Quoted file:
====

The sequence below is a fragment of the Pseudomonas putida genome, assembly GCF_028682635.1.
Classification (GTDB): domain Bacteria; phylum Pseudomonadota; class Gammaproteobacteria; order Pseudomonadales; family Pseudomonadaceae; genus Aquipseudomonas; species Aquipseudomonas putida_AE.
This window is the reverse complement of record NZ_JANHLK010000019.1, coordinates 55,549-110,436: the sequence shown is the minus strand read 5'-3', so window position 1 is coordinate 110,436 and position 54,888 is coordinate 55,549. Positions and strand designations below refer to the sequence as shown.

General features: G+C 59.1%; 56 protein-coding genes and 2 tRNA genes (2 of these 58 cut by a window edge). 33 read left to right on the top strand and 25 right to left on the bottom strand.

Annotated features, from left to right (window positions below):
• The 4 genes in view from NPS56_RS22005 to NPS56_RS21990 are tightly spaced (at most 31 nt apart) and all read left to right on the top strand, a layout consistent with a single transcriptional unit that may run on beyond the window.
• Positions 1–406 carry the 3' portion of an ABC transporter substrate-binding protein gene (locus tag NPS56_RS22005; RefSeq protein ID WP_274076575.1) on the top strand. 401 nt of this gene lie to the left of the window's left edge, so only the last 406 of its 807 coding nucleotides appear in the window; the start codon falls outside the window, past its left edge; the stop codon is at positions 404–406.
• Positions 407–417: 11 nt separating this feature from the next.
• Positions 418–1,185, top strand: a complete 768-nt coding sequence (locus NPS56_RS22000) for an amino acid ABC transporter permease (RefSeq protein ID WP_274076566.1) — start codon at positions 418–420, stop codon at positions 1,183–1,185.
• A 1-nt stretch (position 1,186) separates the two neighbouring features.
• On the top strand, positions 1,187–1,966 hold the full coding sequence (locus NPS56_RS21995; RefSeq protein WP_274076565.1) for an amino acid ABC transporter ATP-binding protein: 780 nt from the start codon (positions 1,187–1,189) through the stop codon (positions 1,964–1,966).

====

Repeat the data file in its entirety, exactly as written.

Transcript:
The sequence below is a fragment of the Pseudomonas putida genome, assembly GCF_028682635.1.
Classification (GTDB): domain Bacteria; phylum Pseudomonadota; class Gammaproteobacteria; order Pseudomonadales; family Pseudomonadaceae; genus Aquipseudomonas; species Aquipseudomonas putida_AE.
This window is the reverse complement of record NZ_JANHLK010000019.1, coordinates 55,549-110,436: the sequence shown is the minus strand read 5'-3', so window position 1 is coordinate 110,436 and position 54,888 is coordinate 55,549. Positions and strand designations below refer to the sequence as shown.

General features: G+C 59.1%; 56 protein-coding genes and 2 tRNA genes (2 of these 58 cut by a window edge). 33 read left to right on the top strand and 25 right to left on the bottom strand.

Annotated features, from left to right (window positions below):
• The 4 genes in view from NPS56_RS22005 to NPS56_RS21990 are tightly spaced (at most 31 nt apart) and all read left to right on the top strand, a layout consistent with a single transcriptional unit that may run on beyond the window.
• Positions 1–406 carry the 3' portion of an ABC transporter substrate-binding protein gene (locus tag NPS56_RS22005; RefSeq protein ID WP_274076575.1) on the top strand. 401 nt of this gene lie to the left of the window's left edge, so only the last 406 of its 807 coding nucleotides appear in the window; the start codon falls outside the window, past its left edge; the stop codon is at positions 404–406.
• Positions 407–417: 11 nt separating this feature from the next.
• Positions 418–1,185, top strand: a complete 768-nt coding sequence (locus NPS56_RS22000) for an amino acid ABC transporter permease (RefSeq protein ID WP_274076566.1) — start codon at positions 418–420, stop codon at positions 1,183–1,185.
• A 1-nt stretch (position 1,186) separates the two neighbouring features.
• On the top strand, positions 1,187–1,966 hold the full coding sequence (locus NPS56_RS21995; RefSeq protein WP_274076565.1) for an amino acid ABC transporter ATP-binding protein: 780 nt from the start codon (positions 1,187–1,189) through the stop codon (positions 1,964–1,966).